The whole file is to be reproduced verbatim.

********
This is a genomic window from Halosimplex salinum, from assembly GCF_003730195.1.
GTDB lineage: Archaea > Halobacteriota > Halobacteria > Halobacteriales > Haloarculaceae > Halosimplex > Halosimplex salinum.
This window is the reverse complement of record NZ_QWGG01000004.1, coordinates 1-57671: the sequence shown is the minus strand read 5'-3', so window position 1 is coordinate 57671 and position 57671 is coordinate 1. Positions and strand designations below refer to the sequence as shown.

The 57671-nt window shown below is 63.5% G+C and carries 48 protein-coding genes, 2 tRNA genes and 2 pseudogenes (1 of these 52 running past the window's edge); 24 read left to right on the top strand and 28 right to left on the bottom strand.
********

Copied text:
This is a genomic window from Halosimplex salinum, from assembly GCF_003730195.1.
GTDB lineage: Archaea > Halobacteriota > Halobacteria > Halobacteriales > Haloarculaceae > Halosimplex > Halosimplex salinum.
This window is the reverse complement of record NZ_QWGG01000004.1, coordinates 1-57671: the sequence shown is the minus strand read 5'-3', so window position 1 is coordinate 57671 and position 57671 is coordinate 1. Positions and strand designations below refer to the sequence as shown.

The 57671-nt window shown below is 63.5% G+C and carries 48 protein-coding genes, 2 tRNA genes and 2 pseudogenes (1 of these 52 running past the window's edge); 24 read left to right on the top strand and 28 right to left on the bottom strand.